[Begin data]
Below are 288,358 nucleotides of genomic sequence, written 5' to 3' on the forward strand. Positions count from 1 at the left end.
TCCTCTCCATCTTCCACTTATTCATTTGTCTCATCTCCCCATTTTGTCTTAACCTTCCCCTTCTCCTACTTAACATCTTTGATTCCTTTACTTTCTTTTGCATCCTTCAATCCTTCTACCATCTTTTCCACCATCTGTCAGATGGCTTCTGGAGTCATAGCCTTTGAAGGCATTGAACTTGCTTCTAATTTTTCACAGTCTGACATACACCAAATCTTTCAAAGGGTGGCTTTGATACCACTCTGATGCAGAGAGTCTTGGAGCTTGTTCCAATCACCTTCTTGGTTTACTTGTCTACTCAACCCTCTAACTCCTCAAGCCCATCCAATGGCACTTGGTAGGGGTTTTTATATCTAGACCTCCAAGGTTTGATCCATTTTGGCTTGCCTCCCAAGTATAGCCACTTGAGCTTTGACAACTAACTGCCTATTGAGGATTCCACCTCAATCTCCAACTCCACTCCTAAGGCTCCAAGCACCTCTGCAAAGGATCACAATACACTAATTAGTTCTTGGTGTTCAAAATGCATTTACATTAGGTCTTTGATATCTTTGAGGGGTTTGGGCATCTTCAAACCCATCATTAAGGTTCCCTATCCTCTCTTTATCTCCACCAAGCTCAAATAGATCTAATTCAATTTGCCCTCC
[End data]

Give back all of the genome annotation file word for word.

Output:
Below are 288,358 nucleotides of genomic sequence, written 5' to 3' on the forward strand. Positions count from 1 at the left end.
TCCTCTCCATCTTCCACTTATTCATTTGTCTCATCTCCCCATTTTGTCTTAACCTTCCCCTTCTCCTACTTAACATCTTTGATTCCTTTACTTTCTTTTGCATCCTTCAATCCTTCTACCATCTTTTCCACCATCTGTCAGATGGCTTCTGGAGTCATAGCCTTTGAAGGCATTGAACTTGCTTCTAATTTTTCACAGTCTGACATACACCAAATCTTTCAAAGGGTGGCTTTGATACCACTCTGATGCAGAGAGTCTTGGAGCTTGTTCCAATCACCTTCTTGGTTTACTTGTCTACTCAACCCTCTAACTCCTCAAGCCCATCCAATGGCACTTGGTAGGGGTTTTTATATCTAGACCTCCAAGGTTTGATCCATTTTGGCTTGCCTCCCAAGTATAGCCACTTGAGCTTTGACAACTAACTGCCTATTGAGGATTCCACCTCAATCTCCAACTCCACTCCTAAGGCTCCAAGCACCTCTGCAAAGGATCACAATACACTAATTAGTTCTTGGTGTTCAAAATGCATTTACATTAGGTCTTTGATATCTTTGAGGGGTTTGGGCATCTTCAAACCCATCATTAAGGTTCCCTATCCTCTCTTTATCTCCACCAAGCTCAAATAGATCTAATTCAATTTGCCCTCC